Two weeks ago today, a fire ignited at a fertilizer plant in the small Central Texas town of West. About twenty minutes later, a massive explosion occurred, killing 15 people, injuring over 200, and destroying nearly 150 homes. Today, at the Texas Capitol, lawmakers questioned state agencies that had oversight over the plant’s safety and regulation, but didn’t get many answers.
Eight state agencies were invited to testify at the House Homeland Security & Public Safety Committee hearing, chaired by state Rep. Joseph Pickett, D-El Paso. As the investigation into the cause of the fire and subsequent explosion is still ongoing, many of the lawmakers questions dealt with fertilizer plant regulation in the state generally, and not whether or not the West disaster could have been avoided.
“The intent of this hearing is to try to shed light on where these facilities are located,” Pickett said at the outset. “This will be a learning process for the community at large. Ultimately, this is probably going to be a national issue.”
What became clear at today’s hearing is that among the several state agencies with oversight of fertilizer plants like West, there is no single agency tasked with safety inspections and coordinating with local governments on emergency response.
The suspected culprit in the explosion is ammonium nitrate, which was stored in large quantities at the West Fertilizer Co. There are 1,105 firms in Texas that store ammonium nitrate, according to testimony today from the Department of Public Safety (DPS), with about 42 fertilizer mixing plants like the one in West.
But since ammonium nitrate isn’t considered an “extremely hazardous” chemical by state and federal agencies, plants only have to report to authorities if they have more than 10,000 pounds of it on hand. The state could have stricter reporting requirements if it chose to, according to David Lakey, Commissioner of the Texas Department of State Health Services (DSHS). The maximum amount the West Fertilizer plant reported to the state was 270 tons.
And the burden for communities to know where these chemicals are stored, and how to respond to emergencies at facilities that store them, falls on local officials. There are over 14,000 facilities in Texas that self-report having “extremely hazardous substances” on site, according to Lakey of DSHS. Representatives from that agency testified that chlorine and battery acid are the most common hazardous substances near communities, but that they only oversee reporting, not safety.
“How do they [the public] know if there’s a facility like this in their area?” asked state Rep. Ron Simmons, R-Carrollton.
“There’s no overarching plan to educate people of what’s in their areas,” replied Steve McCraw, Director of the Department of Public Safety (DPS). Facilities like West are required to share their reports on safety and hazardous chemicals with local officials and emergency planning committees, but that may not always be the case, and those local committees may not always put plans in place to respond to incidents at plants like the one in West.
“Have we done anything to survey the 41 [fertilizer plants] because of what happened in West?” Pickett asked.
W. Nim Kidd, Assistant Director of DPS and Chief of Emergency Management, answered that his agency doesn’t do surveys, but local fire chiefs have the authority to go in and inspect those facilities.
“Could you suggest that to them?” Pickett asked, wondering if the agency could do more to encourage local fire officials to conduct inspections and prepare emergency response plans.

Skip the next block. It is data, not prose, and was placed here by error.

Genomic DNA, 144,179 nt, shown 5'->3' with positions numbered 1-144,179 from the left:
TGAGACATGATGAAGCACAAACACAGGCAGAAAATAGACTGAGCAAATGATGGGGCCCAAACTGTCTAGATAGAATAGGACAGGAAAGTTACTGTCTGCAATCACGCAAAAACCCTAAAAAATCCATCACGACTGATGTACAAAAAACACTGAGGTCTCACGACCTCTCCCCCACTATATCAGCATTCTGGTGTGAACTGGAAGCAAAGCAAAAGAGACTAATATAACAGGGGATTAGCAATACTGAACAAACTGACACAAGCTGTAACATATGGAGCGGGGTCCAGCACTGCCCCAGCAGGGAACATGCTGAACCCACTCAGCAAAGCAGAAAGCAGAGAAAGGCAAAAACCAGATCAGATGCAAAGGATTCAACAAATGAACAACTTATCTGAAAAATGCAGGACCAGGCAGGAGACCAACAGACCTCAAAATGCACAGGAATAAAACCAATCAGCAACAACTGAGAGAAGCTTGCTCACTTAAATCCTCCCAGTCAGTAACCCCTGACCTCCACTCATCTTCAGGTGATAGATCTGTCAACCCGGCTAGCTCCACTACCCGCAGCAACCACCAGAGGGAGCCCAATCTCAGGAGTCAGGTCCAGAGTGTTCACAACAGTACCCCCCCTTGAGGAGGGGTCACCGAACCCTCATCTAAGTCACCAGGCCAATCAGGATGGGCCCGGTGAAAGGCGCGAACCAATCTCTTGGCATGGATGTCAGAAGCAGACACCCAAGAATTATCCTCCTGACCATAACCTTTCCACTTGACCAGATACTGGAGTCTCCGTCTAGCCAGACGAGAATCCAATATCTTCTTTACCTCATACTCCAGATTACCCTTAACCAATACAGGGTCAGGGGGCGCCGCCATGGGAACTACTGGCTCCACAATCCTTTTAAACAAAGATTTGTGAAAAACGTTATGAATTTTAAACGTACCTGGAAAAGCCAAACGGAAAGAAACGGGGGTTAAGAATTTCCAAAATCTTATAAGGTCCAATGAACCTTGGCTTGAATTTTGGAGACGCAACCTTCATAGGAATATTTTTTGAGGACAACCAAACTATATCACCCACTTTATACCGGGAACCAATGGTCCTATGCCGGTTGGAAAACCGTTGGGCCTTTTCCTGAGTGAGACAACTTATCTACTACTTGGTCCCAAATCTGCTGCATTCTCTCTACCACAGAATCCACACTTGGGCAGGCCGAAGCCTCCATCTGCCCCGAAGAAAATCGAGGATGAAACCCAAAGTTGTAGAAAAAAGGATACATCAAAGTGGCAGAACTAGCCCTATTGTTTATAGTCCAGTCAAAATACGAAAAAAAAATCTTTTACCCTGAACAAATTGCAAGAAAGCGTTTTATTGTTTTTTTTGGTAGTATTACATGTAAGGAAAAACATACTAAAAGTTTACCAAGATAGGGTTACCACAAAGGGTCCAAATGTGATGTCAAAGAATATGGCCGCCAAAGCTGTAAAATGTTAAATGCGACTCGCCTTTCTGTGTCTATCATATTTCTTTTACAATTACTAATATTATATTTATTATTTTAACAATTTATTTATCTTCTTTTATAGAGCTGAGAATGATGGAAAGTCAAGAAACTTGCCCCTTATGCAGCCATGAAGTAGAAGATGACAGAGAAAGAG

“We have done that through all the planning exercises and training that we provide,” Kidd said.
Other agencies testified similarly that they weren’t in charge of safety or emergency response oversight for a plant like West. “Our job is to facilitate commerce and provide market protection,” Tim Herrman, the State Chemist, testified. His inspectors generally look at fertilizer blends and conduct inspections to make sure that they are secure from theft and vandalism, not inspect for safety or improper storage of chemicals. And there are no state requirements for fire barriers or setbacks for facilities like West.
In some cases, a plant or facility will have an emergency response and evacuation plan because of their liability insurance, Eleanor Kitzman, Commissioner of the Texas Department of Insurance, testified. But fertilizer plants aren’t required to have insurance, and in the case of the West plant, their liability insurance “had absolutely no relationship to the amount of risk involved here,” Kitzman said.
“We don’t have a role in how that insurance is administered, or what types of requirements or safety inspections may be involved,” Kitzman testified.
Likewise, the Texas Commission on Environmental Quality (TCEQ) only has limited regulation over plants like West, permitting for dust and air quality from anhydrous ammonia, but not oversight over its ammonium nitrate. TCEQ Commissioner Bryan Shaw told lawmakers that inspections for plants like West are “uncommon” and “complaint-driven.”
While the Texas House hearing was short on answers, on Tuesday U.S. Sen. Barbara Boxer, D-CA, chair of the Senate Environment and Public Works Committee, announced that the committee would also be leading an investigation into the West disaster and chemical safety laws.
“I cannot rest until we get to the bottom of what caused the disaster in West, Texas and the tragic loss of life,” Boxer said in a statement. “It is critical that we find out how this happened.” Boxer also released copies of her questions for two federal agencies that had oversight of the plant, the Environmental Protection Agency (EPA) and Chemical Safety Board (CSB).
The State Fire Marshal’s office said at today’s hearing that they expect their investigation into the origin and cause of the fire to be complete by May 10.